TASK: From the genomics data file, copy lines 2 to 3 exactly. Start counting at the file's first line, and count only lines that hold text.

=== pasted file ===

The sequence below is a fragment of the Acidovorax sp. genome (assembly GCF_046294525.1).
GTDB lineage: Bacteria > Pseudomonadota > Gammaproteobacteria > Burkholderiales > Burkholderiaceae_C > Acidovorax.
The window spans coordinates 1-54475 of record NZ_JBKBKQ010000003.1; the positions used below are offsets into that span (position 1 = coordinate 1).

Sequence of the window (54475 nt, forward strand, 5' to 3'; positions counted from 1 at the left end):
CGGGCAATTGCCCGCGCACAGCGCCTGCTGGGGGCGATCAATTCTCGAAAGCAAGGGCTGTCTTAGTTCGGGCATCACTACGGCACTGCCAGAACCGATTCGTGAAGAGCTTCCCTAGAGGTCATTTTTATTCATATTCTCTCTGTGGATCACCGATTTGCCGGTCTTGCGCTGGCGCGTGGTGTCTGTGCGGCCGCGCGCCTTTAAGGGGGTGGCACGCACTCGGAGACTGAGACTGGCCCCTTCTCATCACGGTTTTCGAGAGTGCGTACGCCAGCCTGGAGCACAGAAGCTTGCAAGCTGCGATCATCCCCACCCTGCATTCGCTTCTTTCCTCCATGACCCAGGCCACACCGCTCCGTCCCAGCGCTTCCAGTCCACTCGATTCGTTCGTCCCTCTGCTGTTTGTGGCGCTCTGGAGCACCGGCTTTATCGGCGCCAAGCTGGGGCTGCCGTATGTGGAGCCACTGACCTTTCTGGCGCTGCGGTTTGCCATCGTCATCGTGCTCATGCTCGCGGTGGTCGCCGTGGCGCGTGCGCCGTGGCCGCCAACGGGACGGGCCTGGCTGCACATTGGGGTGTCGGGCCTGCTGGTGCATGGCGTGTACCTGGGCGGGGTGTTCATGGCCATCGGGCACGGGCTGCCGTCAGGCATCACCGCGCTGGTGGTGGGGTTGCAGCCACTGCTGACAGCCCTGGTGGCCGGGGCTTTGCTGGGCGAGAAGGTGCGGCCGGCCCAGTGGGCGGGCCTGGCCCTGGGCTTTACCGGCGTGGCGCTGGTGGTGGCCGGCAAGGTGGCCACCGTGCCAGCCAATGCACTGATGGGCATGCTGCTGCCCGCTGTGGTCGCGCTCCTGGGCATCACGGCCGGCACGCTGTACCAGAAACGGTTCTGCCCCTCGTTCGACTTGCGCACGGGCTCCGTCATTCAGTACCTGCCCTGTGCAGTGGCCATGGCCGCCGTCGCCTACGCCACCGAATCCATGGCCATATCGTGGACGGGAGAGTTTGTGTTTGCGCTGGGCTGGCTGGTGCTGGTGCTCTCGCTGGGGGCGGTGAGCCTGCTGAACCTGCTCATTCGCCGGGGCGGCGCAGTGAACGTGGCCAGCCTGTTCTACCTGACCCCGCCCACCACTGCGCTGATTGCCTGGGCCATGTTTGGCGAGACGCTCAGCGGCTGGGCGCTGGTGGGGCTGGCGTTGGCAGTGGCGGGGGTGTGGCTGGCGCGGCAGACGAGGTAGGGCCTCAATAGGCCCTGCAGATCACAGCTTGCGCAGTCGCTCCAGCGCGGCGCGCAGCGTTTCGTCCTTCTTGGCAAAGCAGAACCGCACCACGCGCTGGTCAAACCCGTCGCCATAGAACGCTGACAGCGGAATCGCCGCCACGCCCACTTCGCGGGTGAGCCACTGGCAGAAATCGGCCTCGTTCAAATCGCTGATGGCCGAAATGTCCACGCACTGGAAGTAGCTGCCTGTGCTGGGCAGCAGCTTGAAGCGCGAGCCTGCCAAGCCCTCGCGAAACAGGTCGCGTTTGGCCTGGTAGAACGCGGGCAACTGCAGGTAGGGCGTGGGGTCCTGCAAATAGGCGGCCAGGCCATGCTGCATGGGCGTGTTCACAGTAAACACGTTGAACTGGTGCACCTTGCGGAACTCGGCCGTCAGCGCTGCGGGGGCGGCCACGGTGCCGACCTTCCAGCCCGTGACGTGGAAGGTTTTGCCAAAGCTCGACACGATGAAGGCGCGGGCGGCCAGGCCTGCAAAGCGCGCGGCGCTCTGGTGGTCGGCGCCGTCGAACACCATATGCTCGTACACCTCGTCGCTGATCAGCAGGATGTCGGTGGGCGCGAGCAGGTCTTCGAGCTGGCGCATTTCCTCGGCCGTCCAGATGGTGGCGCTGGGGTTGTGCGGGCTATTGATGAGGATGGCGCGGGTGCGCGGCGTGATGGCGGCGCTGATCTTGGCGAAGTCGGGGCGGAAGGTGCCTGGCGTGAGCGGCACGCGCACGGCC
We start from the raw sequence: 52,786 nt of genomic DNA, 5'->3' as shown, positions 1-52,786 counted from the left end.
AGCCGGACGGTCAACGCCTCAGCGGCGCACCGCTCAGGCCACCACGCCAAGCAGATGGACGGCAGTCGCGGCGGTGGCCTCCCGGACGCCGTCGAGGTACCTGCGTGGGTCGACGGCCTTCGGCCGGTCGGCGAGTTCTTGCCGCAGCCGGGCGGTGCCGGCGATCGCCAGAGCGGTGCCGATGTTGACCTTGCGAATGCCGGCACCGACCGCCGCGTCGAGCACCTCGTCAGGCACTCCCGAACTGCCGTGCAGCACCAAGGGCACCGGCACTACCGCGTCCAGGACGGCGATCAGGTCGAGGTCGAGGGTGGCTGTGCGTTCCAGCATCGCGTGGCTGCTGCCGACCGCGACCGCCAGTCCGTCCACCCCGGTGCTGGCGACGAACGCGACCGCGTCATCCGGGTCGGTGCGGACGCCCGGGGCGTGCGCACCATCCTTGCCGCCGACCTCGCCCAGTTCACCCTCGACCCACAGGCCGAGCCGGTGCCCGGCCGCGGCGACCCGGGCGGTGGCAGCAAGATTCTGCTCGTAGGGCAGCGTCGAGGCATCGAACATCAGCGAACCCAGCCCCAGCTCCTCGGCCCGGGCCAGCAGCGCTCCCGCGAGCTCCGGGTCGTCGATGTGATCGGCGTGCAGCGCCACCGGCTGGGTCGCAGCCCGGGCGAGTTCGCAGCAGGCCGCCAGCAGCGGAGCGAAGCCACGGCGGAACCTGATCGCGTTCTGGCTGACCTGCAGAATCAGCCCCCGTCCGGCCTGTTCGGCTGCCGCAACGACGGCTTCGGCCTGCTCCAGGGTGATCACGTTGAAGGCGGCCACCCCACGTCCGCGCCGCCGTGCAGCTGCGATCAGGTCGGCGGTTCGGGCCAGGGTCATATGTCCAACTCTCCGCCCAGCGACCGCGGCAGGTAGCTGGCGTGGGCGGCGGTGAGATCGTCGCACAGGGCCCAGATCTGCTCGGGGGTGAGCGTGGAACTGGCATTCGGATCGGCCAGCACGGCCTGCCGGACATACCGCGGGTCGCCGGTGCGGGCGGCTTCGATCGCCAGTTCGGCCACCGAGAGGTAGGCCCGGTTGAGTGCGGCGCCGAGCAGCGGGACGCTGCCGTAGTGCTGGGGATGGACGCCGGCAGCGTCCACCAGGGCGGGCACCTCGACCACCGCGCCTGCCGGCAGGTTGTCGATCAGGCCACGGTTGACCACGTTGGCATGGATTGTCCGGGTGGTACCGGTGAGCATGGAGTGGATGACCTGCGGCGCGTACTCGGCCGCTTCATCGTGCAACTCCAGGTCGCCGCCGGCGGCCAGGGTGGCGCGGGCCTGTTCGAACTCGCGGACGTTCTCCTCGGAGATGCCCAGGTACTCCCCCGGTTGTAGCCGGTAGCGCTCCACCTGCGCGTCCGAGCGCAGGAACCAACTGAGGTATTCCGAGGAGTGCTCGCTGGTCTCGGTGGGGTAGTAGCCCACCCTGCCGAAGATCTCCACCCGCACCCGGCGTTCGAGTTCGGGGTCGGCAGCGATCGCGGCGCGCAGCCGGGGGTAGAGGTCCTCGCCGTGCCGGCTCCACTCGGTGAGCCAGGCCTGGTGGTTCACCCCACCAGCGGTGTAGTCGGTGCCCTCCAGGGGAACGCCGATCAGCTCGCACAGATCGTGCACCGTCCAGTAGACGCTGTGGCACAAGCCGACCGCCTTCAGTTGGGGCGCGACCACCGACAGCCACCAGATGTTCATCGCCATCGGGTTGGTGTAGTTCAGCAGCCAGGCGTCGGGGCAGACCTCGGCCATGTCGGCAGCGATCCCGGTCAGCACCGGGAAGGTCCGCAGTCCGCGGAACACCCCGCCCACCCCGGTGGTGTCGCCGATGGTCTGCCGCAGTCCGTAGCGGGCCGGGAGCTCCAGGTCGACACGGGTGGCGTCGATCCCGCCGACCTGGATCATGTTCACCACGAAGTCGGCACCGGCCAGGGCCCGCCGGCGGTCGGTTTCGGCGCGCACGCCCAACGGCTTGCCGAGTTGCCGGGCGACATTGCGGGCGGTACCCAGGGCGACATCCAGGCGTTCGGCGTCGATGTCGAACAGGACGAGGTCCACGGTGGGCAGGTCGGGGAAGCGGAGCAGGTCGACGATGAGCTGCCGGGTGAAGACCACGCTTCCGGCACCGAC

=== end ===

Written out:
GTDB lineage: Bacteria > Pseudomonadota > Gammaproteobacteria > Burkholderiales > Burkholderiaceae_C > Acidovorax.
The window spans coordinates 1-54475 of record NZ_JBKBKQ010000003.1; the positions used below are offsets into that span (position 1 = coordinate 1).